Lidia Bastianich was only nine years old when her family escaped from Yugoslavia, at the time under the heel of the communist Josip Broz Tito, eventually going on to build one of the most successful food empires in the U.S.
Continue Reading Below
Born in 1947 at the precipice of the Cold War, Bastianich grew up in Istria, a peninsula located at the head of the Adriatic Sea that was governed by the newly formed Yugoslavia. Tito, who operated under a policy of neutrality, developed an early rift with Josef Stalin and most of the Eastern Bloc.
“At the time, there was a big exodus, those 350,000 Italians who went back to Italy,” Bastianich told FOX Business’ Maria Bartiromo during an interview on Tuesday. “But I was just born, and my parents, where were they going to go with a small baby? We remained, and the Iron Curtain went up, and we got caught under communism.”
It wasn’t until 1956 that Bastianich’s parents -- tired of the lack of economic opportunities, and the life lived hidden in the shadows -- decided to flee. Bastianich, along with her mother and brother, left to visit family on the other side of Istria, obtaining the travel visa by pretending her aunt was sick.
Because the regime didn’t allow entire families to travel together, her father was forced to stay behind, rejoining them several weeks later after a daunting escape. The family lived in a refugee camp run by Catholic charities for two years, “hoping we would come to America,” she said.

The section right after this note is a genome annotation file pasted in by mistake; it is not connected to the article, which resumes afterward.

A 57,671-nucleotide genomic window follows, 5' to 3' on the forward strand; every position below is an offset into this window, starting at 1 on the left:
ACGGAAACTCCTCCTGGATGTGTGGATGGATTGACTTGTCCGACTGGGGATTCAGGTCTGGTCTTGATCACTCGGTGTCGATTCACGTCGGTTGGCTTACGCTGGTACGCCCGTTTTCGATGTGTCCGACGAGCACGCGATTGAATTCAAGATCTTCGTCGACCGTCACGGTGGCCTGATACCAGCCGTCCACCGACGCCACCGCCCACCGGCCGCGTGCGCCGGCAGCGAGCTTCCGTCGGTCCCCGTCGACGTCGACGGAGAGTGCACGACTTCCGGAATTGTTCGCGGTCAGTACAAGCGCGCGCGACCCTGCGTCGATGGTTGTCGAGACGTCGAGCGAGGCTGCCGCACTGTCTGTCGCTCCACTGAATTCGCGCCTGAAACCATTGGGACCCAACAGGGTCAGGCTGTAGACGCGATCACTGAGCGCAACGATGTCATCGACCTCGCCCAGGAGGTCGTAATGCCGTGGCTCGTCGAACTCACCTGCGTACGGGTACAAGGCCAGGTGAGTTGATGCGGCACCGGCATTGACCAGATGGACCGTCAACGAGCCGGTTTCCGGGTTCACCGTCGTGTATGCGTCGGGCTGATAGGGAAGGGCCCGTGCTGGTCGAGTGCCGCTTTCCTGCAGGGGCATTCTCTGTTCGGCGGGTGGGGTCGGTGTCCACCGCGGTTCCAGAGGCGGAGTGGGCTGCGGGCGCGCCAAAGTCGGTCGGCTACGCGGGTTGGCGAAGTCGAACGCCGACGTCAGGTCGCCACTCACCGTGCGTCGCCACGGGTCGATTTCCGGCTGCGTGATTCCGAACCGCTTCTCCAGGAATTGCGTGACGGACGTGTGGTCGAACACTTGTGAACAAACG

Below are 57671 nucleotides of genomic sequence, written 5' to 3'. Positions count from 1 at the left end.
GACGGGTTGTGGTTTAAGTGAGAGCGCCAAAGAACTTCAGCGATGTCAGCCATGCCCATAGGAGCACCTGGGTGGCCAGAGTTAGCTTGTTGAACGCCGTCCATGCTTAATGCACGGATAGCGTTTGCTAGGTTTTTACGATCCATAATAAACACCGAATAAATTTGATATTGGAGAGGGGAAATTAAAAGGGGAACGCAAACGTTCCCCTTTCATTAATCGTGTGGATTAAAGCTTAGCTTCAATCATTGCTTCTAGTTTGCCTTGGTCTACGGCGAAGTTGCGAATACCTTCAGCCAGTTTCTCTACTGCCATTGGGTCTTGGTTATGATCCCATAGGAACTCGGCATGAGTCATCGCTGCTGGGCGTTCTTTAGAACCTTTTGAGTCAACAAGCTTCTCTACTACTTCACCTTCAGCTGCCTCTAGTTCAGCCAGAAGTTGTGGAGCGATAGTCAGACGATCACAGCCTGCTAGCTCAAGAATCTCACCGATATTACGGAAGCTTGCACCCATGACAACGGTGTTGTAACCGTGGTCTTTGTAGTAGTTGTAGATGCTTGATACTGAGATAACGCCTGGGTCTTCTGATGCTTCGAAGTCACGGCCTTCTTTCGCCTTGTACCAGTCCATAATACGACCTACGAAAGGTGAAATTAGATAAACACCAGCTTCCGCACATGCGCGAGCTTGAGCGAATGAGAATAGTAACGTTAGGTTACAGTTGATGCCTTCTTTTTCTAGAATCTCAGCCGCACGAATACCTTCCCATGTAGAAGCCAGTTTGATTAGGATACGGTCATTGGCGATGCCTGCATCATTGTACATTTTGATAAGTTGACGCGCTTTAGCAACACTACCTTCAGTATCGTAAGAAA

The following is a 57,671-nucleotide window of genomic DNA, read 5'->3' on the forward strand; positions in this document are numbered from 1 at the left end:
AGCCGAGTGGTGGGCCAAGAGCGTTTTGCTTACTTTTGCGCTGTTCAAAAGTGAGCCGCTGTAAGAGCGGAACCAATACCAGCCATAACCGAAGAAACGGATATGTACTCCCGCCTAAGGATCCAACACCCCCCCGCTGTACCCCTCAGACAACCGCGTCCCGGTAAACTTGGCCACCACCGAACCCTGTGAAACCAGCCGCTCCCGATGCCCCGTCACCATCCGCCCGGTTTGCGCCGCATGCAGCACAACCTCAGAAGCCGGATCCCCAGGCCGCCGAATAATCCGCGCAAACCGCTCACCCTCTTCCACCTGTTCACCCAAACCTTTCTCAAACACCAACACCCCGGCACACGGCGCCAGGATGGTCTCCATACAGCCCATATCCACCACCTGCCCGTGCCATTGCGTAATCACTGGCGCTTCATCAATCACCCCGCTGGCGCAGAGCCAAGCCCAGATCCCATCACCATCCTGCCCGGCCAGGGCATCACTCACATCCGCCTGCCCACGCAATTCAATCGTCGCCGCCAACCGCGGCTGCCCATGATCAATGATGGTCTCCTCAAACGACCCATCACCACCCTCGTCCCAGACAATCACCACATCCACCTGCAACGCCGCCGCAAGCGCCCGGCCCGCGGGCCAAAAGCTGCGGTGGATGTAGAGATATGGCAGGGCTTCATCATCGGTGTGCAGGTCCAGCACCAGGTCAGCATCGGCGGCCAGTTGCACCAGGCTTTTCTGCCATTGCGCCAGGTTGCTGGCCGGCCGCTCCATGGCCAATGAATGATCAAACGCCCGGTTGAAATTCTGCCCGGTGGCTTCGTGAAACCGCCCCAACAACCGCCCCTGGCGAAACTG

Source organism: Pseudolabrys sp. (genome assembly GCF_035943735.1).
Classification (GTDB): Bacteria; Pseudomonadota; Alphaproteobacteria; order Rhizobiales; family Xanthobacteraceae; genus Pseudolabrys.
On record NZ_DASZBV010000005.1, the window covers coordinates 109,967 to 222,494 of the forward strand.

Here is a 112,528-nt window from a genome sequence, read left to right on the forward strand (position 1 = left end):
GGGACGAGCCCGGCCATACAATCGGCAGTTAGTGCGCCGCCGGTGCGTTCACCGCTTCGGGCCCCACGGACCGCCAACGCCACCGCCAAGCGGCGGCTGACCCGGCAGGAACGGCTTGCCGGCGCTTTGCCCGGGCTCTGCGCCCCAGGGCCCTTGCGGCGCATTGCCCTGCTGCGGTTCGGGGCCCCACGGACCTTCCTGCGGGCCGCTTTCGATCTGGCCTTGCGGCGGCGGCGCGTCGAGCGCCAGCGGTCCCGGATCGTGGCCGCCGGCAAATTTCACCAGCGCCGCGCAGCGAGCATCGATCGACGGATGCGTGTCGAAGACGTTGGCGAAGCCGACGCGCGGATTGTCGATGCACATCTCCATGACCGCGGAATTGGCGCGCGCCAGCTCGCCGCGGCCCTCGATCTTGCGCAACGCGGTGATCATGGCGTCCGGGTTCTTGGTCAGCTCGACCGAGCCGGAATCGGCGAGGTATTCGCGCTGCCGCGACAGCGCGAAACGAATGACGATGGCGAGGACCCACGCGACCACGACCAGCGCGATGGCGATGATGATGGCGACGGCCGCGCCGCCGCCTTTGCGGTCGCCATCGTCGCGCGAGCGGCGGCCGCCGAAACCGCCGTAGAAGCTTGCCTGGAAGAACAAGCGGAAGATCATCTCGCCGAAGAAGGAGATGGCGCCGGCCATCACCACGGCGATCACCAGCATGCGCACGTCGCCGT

In 1958, the Bastianich’s immigration request was finally approved. They arrived in the U.S. with no family and no friends, only the Italian community and Catholic relief charities who found the family a home, and a job for her father.
Bastianich eventually went on to hone her Italian cooking skills, opening up restaurants in New York City, Pittsburgh and Kansas City, Missouri, as well as launch her own television series that’s garnered five James Beard awards and an Emmy award. She’s also a co-owner of the sprawling Italian-food emporium in Manhattan, Eataly
“America it was so welcoming, such a great country,” Bastianich said. “Sometimes when I hear all of these things I say: But people, this is the greatest country. Look at me. It was all the opportunities. We’ve got to cherish that, and we’ve got to protect it.”